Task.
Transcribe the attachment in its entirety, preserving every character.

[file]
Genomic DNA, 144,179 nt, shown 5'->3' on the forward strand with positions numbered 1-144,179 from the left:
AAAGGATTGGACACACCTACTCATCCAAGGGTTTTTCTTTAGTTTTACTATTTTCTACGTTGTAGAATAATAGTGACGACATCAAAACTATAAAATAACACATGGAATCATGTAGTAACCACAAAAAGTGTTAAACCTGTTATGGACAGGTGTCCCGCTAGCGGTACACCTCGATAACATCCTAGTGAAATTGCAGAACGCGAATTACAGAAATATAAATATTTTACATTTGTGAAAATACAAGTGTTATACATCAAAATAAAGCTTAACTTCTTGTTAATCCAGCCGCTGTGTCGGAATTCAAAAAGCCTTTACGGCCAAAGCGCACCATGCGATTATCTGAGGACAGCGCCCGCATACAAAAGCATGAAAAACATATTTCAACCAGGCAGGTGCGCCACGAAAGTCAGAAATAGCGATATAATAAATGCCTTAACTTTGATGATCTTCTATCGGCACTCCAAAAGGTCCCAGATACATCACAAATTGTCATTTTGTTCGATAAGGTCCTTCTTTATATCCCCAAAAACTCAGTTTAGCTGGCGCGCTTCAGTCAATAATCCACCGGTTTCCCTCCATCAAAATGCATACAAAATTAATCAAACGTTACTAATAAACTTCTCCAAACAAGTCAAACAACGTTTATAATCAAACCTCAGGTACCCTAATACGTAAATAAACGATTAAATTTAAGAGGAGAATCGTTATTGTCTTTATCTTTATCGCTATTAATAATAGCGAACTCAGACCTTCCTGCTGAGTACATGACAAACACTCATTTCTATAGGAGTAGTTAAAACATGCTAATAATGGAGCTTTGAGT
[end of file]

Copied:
Genomic DNA, 144,179 nt, shown 5'->3' on the forward strand with positions numbered 1-144,179 from the left:
AAAGGATTGGACACACCTACTCATCCAAGGGTTTTTCTTTAGTTTTACTATTTTCTACGTTGTAGAATAATAGTGACGACATCAAAACTATAAAATAACACATGGAATCATGTAGTAACCACAAAAAGTGTTAAACCTGTTATGGACAGGTGTCCCGCTAGCGGTACACCTCGATAACATCCTAGTGAAATTGCAGAACGCGAATTACAGAAATATAAATATTTTACATTTGTGAAAATACAAGTGTTATACATCAAAATAAAGCTTAACTTCTTGTTAATCCAGCCGCTGTGTCGGAATTCAAAAAGCCTTTACGGCCAAAGCGCACCATGCGATTATCTGAGGACAGCGCCCGCATACAAAAGCATGAAAAACATATTTCAACCAGGCAGGTGCGCCACGAAAGTCAGAAATAGCGATATAATAAATGCCTTAACTTTGATGATCTTCTATCGGCACTCCAAAAGGTCCCAGATACATCACAAATTGTCATTTTGTTCGATAAGGTCCTTCTTTATATCCCCAAAAACTCAGTTTAGCTGGCGCGCTTCAGTCAATAATCCACCGGTTTCCCTCCATCAAAATGCATACAAAATTAATCAAACGTTACTAATAAACTTCTCCAAACAAGTCAAACAACGTTTATAATCAAACCTCAGGTACCCTAATACGTAAATAAACGATTAAATTTAAGAGGAGAATCGTTATTGTCTTTATCTTTATCGCTATTAATAATAGCGAACTCAGACCTTCCTGCTGAGTACATGACAAACACTCATTTCTATAGGAGTAGTTAAAACATGCTAATAATGGAGCTTTGAGT